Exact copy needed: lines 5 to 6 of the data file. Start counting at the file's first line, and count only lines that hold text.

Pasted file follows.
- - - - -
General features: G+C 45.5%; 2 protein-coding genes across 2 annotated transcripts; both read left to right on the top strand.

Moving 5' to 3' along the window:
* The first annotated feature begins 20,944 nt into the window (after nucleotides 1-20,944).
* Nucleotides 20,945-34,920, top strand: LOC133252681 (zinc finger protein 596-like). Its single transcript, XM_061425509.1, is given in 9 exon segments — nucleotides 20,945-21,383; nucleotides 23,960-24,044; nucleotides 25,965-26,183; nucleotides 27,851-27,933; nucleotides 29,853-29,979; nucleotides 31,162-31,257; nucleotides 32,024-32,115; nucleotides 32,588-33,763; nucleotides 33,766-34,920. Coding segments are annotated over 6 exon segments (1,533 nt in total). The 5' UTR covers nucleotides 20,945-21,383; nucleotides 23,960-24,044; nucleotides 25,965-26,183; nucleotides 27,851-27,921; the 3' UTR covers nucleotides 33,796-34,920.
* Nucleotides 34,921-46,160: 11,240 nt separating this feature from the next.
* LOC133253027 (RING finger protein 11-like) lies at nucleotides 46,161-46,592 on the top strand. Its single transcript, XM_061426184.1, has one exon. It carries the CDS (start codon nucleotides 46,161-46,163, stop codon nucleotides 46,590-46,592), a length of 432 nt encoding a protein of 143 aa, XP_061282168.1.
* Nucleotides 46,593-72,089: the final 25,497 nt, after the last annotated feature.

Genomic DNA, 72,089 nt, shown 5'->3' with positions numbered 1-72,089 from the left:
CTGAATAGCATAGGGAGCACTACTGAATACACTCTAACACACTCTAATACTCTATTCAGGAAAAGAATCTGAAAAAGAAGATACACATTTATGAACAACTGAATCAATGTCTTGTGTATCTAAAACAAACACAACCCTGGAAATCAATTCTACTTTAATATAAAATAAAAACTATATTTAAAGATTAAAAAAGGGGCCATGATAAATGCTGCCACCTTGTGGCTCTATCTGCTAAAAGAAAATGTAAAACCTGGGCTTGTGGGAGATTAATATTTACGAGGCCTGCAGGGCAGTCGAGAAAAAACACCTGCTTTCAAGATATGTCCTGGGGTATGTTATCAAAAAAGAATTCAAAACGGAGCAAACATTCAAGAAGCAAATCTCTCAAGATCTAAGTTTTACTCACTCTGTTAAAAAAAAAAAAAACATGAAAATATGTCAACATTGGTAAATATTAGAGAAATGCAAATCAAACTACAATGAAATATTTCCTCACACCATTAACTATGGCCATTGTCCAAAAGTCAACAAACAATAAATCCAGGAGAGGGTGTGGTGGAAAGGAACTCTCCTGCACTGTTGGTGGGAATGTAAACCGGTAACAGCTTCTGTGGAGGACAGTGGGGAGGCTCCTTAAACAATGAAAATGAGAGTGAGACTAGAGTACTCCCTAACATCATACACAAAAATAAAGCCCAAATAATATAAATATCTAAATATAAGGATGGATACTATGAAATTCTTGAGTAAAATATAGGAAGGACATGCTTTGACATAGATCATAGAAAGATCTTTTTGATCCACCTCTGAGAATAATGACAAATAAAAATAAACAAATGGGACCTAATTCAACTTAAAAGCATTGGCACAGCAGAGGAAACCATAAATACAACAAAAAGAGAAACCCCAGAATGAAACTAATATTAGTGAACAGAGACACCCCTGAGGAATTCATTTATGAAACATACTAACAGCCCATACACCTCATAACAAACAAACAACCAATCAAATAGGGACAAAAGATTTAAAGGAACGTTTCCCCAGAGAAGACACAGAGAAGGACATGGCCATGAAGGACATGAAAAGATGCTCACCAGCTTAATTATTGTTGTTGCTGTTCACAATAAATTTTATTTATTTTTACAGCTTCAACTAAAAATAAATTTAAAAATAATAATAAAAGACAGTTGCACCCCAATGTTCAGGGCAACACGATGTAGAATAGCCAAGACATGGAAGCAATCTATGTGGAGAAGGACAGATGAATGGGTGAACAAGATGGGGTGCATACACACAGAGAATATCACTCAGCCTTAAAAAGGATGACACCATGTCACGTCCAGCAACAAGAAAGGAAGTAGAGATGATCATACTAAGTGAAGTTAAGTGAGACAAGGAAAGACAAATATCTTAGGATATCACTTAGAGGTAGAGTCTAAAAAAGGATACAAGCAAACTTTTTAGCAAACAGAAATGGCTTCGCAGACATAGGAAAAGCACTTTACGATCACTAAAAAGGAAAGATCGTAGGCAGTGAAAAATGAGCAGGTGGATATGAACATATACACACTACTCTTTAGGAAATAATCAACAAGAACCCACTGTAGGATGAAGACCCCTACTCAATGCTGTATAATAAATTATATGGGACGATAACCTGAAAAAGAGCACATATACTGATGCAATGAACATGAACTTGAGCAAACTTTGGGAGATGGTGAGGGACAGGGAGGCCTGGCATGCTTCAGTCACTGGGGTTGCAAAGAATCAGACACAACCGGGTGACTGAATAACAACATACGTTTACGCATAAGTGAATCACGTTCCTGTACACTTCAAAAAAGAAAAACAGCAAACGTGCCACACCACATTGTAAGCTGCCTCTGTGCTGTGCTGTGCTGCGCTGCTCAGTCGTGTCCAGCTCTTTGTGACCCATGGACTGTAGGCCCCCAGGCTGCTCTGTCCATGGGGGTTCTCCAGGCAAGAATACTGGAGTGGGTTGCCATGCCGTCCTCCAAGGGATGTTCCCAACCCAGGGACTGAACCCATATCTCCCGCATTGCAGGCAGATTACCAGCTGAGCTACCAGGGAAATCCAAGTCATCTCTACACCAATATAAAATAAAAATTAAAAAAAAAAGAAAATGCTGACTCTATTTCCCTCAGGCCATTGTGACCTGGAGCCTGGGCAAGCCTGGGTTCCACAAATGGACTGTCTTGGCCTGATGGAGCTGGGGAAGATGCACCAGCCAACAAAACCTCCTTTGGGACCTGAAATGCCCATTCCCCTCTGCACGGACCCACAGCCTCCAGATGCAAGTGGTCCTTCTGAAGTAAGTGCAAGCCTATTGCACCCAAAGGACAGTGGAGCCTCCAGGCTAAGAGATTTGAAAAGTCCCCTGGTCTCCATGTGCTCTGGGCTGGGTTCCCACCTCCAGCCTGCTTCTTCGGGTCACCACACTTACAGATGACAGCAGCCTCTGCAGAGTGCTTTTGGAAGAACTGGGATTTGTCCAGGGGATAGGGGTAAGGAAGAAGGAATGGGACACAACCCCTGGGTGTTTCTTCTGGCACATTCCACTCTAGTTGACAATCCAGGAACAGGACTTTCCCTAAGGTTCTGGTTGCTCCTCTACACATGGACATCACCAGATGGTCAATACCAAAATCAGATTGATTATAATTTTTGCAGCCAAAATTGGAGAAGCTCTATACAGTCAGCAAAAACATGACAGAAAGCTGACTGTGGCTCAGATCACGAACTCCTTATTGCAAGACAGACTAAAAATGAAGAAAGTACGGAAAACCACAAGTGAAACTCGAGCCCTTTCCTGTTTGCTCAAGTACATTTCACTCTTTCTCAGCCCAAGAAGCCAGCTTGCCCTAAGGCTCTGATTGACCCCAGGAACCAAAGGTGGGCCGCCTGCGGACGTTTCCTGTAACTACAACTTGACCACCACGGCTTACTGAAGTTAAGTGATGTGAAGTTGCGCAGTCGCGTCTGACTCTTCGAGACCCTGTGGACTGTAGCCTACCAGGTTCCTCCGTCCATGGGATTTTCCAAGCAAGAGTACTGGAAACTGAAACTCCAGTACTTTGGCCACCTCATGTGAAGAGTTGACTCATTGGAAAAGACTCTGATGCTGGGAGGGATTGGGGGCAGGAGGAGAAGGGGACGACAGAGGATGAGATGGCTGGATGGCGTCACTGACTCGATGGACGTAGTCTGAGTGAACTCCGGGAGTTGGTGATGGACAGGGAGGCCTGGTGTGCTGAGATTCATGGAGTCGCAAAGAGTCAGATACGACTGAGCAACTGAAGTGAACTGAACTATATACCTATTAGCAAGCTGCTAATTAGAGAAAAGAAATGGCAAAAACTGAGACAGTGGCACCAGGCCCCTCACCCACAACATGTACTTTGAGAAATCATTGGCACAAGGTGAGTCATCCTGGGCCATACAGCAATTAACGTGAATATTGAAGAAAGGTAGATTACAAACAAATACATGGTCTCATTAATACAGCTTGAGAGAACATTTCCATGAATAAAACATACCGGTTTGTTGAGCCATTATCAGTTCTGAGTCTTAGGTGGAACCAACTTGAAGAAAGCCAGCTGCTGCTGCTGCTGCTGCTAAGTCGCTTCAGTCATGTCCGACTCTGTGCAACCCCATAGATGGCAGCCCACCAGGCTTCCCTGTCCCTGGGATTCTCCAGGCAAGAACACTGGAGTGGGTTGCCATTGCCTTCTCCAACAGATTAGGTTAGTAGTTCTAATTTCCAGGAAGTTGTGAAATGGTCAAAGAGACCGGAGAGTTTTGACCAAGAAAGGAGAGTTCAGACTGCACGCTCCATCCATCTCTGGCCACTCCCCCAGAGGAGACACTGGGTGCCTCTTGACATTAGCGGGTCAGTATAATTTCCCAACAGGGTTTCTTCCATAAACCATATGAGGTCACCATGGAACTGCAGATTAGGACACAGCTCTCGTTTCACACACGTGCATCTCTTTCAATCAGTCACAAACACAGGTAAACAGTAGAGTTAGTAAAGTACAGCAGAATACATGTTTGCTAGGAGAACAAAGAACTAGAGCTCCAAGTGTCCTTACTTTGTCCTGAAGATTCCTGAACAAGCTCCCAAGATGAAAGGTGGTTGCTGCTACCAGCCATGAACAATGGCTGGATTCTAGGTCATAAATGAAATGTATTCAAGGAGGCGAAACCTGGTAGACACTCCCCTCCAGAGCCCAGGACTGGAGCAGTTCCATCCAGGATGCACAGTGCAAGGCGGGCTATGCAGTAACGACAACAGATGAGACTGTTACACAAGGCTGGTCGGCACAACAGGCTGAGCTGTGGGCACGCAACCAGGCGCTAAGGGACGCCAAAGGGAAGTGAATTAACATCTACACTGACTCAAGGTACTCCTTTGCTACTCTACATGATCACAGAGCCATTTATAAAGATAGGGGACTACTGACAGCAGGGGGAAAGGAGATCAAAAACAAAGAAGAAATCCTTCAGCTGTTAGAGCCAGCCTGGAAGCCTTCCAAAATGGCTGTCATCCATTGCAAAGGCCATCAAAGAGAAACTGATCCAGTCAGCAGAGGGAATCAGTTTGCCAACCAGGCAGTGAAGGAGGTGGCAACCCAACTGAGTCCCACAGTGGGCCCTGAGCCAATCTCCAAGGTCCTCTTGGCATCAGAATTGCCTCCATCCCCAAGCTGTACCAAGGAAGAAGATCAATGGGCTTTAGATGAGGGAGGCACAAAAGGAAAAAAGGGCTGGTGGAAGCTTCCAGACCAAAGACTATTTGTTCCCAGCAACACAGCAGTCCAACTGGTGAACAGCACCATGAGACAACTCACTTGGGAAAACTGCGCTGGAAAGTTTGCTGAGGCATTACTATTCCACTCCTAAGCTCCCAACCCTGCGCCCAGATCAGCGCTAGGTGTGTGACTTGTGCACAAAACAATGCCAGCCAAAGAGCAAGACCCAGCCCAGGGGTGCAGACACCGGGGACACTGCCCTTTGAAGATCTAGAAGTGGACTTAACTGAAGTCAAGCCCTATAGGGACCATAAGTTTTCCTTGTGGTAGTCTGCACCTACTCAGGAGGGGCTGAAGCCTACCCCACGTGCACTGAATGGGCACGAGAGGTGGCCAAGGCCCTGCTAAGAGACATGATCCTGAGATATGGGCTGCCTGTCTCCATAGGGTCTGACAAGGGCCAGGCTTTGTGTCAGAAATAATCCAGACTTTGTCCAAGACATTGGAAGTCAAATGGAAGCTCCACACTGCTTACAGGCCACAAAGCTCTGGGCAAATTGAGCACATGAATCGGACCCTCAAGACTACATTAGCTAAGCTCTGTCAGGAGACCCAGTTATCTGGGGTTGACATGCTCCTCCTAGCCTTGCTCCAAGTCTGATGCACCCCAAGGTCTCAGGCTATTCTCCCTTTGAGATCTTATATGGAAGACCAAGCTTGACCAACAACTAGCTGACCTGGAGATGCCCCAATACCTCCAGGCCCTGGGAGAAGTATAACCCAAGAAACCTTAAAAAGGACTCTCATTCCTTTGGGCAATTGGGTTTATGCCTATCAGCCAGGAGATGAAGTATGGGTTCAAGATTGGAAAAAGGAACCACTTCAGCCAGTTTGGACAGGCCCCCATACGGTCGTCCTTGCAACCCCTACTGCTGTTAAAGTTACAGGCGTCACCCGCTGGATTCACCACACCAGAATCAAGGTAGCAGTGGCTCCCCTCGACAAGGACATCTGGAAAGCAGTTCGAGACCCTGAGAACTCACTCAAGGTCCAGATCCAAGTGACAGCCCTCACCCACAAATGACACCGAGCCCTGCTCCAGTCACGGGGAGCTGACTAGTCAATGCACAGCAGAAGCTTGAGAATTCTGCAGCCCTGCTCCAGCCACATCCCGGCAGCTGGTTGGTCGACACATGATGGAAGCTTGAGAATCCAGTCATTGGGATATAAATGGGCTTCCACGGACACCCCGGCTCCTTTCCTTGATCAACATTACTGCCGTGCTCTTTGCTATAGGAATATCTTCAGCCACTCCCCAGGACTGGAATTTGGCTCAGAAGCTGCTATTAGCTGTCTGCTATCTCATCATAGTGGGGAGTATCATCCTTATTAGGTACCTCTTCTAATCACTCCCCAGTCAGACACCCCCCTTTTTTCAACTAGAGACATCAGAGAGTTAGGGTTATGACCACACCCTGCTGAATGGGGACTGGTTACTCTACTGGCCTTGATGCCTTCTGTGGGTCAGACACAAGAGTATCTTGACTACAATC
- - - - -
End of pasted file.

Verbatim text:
* Nucleotides 34,921-46,160: 11,240 nt separating this feature from the next.
* LOC133253027 (RING finger protein 11-like) lies at nucleotides 46,161-46,592 on the top strand. Its single transcript, XM_061426184.1, has one exon. It carries the CDS (start codon nucleotides 46,161-46,163, stop codon nucleotides 46,590-46,592), a length of 432 nt encoding a protein of 143 aa, XP_061282168.1.